It is widely accepted centre is the toughest place to defend on the field, so who were the best and worst defensive centres in the NRL in 2017 and how did they affect their team's fortunes?
NRL.com Stats has crunched the numbers – looking only at players who played at least five games at centre in 2017 and only including regular-season matches – to look for the answer.
A tough job
While middle defenders are faced with the heaviest defensive workloads and the biggest bodies to tackle, a centre faces the toughest decisions. When to slide, when to jam in, how to position themselves to shut down the play without leaving their winger isolated, when to drop back to try and have a chance at defending an attacking kick without leaving too big a gap in the line – these are all decisions centres regularly have to make in a fraction of a second.
They also need to tackle big, wide-running back-rowers as often as fleet-footed wingers and fullbacks who exhibit blinding speed and footwork.
For this analysis, instead of focusing on the regular defensive bread-and-butter stat of tackles made versus tackles missed, we have chosen to look at "try causes". This refers to the number of times a centre had a chance to stop a try and didn't.
This could be due to a variety of reasons including defensive misreads or missed tackles that lead to tries, getting outjumped to an attacking kick, or getting caught out of position.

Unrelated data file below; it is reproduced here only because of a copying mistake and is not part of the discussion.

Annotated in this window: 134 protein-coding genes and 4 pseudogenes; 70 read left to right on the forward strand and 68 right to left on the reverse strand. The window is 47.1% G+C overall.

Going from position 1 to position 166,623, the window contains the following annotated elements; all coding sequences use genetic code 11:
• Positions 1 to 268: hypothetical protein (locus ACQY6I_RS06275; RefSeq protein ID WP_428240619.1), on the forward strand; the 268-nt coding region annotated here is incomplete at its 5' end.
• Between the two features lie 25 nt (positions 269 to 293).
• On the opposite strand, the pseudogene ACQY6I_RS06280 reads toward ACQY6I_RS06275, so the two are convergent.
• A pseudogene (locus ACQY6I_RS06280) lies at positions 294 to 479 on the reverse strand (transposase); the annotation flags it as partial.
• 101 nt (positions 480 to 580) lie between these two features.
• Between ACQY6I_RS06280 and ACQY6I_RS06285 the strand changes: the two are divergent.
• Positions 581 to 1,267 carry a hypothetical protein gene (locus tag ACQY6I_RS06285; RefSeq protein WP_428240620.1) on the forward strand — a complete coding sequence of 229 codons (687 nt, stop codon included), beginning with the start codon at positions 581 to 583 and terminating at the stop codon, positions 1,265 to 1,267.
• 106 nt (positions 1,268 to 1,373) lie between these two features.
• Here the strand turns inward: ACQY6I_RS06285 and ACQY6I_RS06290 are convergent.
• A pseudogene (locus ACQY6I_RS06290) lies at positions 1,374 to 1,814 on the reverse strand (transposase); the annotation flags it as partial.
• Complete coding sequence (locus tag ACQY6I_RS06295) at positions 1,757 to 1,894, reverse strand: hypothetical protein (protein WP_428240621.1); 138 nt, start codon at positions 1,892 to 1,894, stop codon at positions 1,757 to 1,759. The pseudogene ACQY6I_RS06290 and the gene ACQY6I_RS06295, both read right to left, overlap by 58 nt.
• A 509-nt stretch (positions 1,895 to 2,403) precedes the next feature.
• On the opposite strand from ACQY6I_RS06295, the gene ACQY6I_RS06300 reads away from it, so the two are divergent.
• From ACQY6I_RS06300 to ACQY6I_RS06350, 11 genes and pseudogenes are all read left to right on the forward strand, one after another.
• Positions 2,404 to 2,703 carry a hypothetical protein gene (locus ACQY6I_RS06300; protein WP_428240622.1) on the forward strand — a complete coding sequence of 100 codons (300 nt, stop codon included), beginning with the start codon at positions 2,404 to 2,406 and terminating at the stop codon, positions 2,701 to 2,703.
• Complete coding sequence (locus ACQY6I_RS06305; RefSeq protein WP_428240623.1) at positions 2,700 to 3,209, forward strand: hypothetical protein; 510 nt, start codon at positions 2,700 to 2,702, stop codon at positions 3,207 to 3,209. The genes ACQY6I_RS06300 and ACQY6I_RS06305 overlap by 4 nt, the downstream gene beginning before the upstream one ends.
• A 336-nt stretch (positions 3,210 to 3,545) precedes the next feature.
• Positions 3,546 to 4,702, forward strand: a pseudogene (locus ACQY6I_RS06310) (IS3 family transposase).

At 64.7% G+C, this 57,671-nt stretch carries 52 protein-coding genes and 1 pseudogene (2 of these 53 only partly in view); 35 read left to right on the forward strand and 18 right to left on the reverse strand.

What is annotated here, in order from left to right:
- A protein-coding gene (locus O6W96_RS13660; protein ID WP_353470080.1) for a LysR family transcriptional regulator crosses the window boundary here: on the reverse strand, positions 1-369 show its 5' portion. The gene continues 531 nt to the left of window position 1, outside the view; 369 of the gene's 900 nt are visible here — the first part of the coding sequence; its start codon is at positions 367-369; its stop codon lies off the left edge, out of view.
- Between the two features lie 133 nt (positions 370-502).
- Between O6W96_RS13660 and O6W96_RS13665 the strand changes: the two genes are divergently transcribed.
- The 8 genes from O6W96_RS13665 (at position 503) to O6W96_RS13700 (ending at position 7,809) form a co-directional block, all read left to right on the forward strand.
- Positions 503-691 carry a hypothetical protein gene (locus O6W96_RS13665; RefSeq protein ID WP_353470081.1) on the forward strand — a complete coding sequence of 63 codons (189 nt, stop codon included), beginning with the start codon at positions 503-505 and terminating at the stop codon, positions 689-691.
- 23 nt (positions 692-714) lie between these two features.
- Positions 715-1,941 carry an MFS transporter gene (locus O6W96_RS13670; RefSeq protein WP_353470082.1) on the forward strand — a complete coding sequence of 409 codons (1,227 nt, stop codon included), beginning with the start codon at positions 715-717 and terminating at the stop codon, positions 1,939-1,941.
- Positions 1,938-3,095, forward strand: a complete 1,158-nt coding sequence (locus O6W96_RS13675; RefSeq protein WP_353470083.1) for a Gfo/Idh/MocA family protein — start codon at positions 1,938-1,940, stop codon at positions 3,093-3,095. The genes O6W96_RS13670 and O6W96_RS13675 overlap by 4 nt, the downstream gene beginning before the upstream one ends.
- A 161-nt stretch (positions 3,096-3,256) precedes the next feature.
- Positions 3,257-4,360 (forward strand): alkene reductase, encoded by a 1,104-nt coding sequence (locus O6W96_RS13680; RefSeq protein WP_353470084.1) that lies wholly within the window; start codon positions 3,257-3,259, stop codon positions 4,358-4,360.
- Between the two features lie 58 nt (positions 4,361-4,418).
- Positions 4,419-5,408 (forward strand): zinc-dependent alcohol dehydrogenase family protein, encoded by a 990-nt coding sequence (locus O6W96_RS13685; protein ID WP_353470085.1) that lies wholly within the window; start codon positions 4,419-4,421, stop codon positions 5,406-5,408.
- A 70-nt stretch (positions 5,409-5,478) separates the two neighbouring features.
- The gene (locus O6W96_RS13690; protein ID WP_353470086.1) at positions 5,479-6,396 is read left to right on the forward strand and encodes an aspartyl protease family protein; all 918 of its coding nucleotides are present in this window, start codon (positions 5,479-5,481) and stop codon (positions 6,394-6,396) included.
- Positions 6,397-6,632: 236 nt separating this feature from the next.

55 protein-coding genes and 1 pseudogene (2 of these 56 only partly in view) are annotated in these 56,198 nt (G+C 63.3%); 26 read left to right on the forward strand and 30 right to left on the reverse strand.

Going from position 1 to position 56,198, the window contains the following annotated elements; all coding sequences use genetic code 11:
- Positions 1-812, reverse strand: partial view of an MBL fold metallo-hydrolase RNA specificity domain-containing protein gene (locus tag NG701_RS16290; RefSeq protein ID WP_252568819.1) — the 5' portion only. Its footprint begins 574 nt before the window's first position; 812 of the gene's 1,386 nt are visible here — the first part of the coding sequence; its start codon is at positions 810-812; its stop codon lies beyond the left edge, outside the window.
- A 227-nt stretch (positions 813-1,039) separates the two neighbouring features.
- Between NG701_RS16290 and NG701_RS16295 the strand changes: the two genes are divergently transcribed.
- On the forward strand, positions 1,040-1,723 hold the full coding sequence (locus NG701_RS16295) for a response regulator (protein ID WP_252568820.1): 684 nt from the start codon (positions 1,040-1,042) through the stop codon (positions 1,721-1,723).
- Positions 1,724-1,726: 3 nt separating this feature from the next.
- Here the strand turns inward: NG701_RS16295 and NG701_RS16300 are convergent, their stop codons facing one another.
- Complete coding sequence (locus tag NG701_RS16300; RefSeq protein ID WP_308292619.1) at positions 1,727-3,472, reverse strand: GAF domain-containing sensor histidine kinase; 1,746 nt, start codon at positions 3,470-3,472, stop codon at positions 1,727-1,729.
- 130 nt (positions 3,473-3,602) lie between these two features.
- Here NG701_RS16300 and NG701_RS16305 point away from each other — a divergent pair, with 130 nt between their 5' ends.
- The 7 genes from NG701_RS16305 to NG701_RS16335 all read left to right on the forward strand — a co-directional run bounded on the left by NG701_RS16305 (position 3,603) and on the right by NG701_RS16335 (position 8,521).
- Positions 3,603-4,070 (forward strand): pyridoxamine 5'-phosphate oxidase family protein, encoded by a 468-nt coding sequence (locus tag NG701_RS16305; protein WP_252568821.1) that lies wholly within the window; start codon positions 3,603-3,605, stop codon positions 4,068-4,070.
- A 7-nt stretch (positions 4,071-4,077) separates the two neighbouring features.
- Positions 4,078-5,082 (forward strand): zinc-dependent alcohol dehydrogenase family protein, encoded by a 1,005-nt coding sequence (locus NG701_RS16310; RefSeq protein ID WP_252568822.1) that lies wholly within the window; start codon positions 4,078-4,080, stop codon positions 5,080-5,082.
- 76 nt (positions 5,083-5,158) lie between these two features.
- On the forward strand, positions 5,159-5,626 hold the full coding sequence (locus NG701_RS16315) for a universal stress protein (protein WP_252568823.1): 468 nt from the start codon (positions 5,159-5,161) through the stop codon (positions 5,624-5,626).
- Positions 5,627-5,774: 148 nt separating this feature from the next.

It's not always just the centre's fault
It is important to note not all try causes are equal. Sometimes a centre has dropped the ball cold on his own line allowing a free try to the opposition, or come rushing out of an otherwise set defensive line to leave a yawning gap for opponents to stroll through. Other times a centre earns a try cause for a play where there was a complete breakdown through the middle of the field and the poor old centre wasn't quite able to save his teammates' blushes. Either still goes down as a "1" in the try cause column.
It's also important to note centres who play in defensively sound teams like the Melbourne Storm, Cronulla Sharks, Brisbane Broncos and the Sydney Roosters are likely to face fewer tough decisions and broken play runners than the centres in teams with leaky middle defence and who consequently may end up higher on the try-cause list than they otherwise would have.
So who is the best?
With all that said, here are the best five centres by try causes per game in 2017.
Given premiers Melbourne's near-impenetrable defence it is no surprise to see their two main centres at the top of this list. Chambers is a Kangaroos and Origin star and does a stellar job marshalling the Storm's right edge but the real story here is young Curtis Scott. The budding Blues back played 10 games at left centre despite a huge preference for his long-term junior position of right centre. While Cheyse Blair conceded 10 tries in 13 games (0.77 per game) before his injury, his young replacement was far better defending in the same system than his more experienced teammate.